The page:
It is a very good possibility that a single squirrel found in the attic (especially during breeding season) will be a female looking for a nesting area. During non-breeding months there may be multiple squirrels in the attic. Breeding seasons are not a given thing and vary in different parts of the country. If a breeding female has been in the attic any length of time they may have already nested and given birth. Weaned squirrels will remain with the mother for some length of time thus stay in the attic. Note some people don't consider exclusion door devices suitable for female squirrels with a nest of young, unless the young are old enough to leave the nest. Otherwise, you’ll just have a nest full of baby squirrels in the attic which will die of starvation if the mother squirrel on the outside can’t get back in because of the exclusion door. I stated previously I advocate the removal of young un-weaned squirrels and their humane disposal to prevent starvation after the female is excluded from the house. In my opinion you can't do otherwise and allow the female squirrel to have attic access to nurse/wean the babies because you risk the gnawing of wiring and the real possibility of a subsequent house fire! I therefore advocate the immediate use of an exclusion door for any known squirrel activity in the house. Also any baby squirrels allowed to wean will ultimately have to be dealt with (eliminated) when they come out of the attic. Squirrels raised in the attic are very likely as adults to again regain access to your loft/attic in the future. So…

Once you have gotten the squirrel(s) out of your attic/building, you must do everything that you can to keep them out. You will need to make certain your home or building is properly sealed. Without appropriate/proper sealing, you are letting not only squirrels into the attic, but possibly other wild animals too. This will involve removing the temporary exclusion door and properly/permanently sealing up the entrance hole and protecting your home to ensure other squirrels or wild critters can’t get back in, alongside making modifications to your actual property. Removal of limbs giving access to the roof or house and adding flashing etc. where and if needed is essential. Stopping access to the house is imperative for current and future squirrel pest control! If access to the house is not controlled the problem may reoccur. Even with these measures I have observed instances where squirrels gain entrance to the house by climbing the walls, utilizing electrical service/cable/phone lines, etc.

Now begin your squirrel eradication in the yard. This is an imperative step in pest squirrel control. Shoot and/or trap all you can! If you desire to use a squirrel feeder to concentrate the squirrels in an area to safely shoot them, be sure to locate it as far as possible from the house and to remove the feeder ASAP when the squirrels are under control. Don't continue its use for the aforementioned reason. This part of the process to eradicate the squirrels usually takes months to accomplish. As stated previously the squirrel population will never be completely eradicated. This is a frustrating experience. Squirrel control will be ongoing.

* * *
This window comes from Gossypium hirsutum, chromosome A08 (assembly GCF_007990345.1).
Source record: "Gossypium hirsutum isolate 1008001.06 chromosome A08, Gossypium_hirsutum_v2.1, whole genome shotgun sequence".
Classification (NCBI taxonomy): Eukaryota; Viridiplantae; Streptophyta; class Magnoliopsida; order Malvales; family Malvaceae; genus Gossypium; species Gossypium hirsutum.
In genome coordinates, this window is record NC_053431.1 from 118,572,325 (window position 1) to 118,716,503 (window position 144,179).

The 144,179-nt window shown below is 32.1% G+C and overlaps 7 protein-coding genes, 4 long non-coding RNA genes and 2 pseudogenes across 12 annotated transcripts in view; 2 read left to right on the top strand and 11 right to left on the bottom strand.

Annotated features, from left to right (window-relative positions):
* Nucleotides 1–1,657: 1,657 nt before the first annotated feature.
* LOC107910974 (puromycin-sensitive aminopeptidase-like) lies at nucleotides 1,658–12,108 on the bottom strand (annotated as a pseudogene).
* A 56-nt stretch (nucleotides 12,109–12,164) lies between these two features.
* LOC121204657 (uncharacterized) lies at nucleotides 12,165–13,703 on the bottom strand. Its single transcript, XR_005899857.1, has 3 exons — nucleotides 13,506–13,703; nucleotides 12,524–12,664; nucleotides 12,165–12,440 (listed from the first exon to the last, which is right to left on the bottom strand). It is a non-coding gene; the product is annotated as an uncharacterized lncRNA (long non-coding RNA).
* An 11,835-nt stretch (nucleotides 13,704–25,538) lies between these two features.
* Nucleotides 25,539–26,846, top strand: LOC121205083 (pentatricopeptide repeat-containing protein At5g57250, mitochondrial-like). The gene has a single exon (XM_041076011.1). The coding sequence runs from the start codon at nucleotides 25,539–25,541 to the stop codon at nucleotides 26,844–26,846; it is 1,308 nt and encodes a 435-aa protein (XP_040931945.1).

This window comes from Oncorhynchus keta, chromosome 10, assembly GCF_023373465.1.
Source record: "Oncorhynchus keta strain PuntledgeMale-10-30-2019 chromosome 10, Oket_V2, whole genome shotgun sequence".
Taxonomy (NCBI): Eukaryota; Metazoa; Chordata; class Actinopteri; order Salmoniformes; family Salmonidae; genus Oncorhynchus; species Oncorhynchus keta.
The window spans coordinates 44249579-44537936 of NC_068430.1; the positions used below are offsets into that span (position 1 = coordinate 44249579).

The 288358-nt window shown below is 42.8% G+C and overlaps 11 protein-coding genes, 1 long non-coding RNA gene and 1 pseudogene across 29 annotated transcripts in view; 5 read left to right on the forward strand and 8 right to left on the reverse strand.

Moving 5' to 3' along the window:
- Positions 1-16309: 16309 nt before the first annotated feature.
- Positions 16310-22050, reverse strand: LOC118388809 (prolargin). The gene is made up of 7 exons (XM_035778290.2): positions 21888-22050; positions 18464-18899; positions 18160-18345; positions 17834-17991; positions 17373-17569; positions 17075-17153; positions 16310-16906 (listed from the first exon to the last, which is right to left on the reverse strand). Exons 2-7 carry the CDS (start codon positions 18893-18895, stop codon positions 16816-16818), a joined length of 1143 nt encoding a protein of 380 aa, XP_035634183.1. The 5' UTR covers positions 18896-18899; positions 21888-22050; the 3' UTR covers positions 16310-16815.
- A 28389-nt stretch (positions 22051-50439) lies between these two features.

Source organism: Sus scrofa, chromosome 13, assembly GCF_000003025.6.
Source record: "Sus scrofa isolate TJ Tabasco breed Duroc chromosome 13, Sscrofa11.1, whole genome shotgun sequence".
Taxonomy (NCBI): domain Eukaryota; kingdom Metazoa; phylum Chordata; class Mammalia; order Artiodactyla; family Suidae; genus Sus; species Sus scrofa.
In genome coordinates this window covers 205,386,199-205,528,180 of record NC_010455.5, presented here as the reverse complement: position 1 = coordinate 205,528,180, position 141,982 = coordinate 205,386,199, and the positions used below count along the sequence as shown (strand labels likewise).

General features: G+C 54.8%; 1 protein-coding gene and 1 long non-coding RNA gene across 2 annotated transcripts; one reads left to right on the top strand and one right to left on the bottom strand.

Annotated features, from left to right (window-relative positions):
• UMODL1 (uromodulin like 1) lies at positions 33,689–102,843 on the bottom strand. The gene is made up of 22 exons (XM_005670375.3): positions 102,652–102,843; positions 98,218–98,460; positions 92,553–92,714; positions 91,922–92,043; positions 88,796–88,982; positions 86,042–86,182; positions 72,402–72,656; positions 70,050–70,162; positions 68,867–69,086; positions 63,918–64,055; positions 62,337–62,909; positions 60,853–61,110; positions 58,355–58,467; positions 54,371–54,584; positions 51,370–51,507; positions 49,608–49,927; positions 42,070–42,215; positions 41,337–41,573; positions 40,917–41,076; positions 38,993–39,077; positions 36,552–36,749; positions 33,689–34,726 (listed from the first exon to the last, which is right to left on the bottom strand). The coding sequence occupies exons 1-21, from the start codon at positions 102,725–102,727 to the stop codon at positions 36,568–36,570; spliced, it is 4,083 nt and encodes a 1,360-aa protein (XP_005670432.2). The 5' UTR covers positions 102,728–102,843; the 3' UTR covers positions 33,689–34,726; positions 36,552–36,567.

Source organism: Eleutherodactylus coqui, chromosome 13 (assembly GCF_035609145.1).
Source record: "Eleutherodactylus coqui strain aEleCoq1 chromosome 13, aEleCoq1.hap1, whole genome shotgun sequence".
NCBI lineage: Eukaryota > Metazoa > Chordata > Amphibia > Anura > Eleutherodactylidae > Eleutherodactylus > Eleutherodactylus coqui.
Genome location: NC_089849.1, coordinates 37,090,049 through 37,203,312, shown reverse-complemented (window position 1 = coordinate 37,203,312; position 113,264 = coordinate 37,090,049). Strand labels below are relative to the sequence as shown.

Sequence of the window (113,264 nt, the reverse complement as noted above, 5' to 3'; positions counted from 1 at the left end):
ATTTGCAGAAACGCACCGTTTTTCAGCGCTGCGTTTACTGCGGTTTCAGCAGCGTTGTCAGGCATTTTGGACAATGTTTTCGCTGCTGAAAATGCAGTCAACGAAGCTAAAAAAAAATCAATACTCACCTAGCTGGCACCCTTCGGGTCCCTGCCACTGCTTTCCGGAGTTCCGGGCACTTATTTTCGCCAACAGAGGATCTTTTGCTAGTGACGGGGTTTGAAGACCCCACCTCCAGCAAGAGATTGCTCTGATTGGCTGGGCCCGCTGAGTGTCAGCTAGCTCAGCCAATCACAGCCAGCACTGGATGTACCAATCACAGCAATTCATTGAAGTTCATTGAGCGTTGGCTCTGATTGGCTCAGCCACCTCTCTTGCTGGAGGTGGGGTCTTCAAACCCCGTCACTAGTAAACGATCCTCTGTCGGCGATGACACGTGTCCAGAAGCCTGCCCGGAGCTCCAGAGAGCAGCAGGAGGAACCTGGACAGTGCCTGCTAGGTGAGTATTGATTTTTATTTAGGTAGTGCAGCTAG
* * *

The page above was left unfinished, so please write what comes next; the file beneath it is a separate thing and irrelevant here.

Removal of these pest squirrels should ideally include multiple methods. Shooting squirrels is probably the most recognized and effective method. Pellet guns are often used and sometimes they are the only appropriate or legal gun that can safely be used, especially in a populated area. Pellet guns are thus my weapon of choice for shooting pest squirrels. Although not an issue in the U.S. some countries have restrictions on airgun power. Where appropriate and if legal…firearms can be used to shoot squirrels. Always strive for a humane kill with a chest or brain shot. Any wounded squirrel should be quickly dispatched with a follow-up shot. Check and adhere to local and state laws concerning squirrel pest control, bag limits, seasons, and permissible weapons/methods. Many states in the U.S. have provisions allowing year round shooting/trapping of pest/nuisance squirrels causing damage to your property. In some countries gray squirrels are an invasive species and there are no bag limits or seasons. However, shooting pest squirrels is not the only means of their elimination.

Trapping, if permissible, is a very effective tool for squirrel pest control. Live cage traps can be used to capture squirrels alive. They should be placed strategically around the yard where squirrels are known to frequent. The best bait is whole or shelled peanuts. A word of caution, if you don't shoot the squirrels in the live traps but instead desire to relocate them, take them at least two miles and preferably several miles away for release or they may come back! Research has proven this.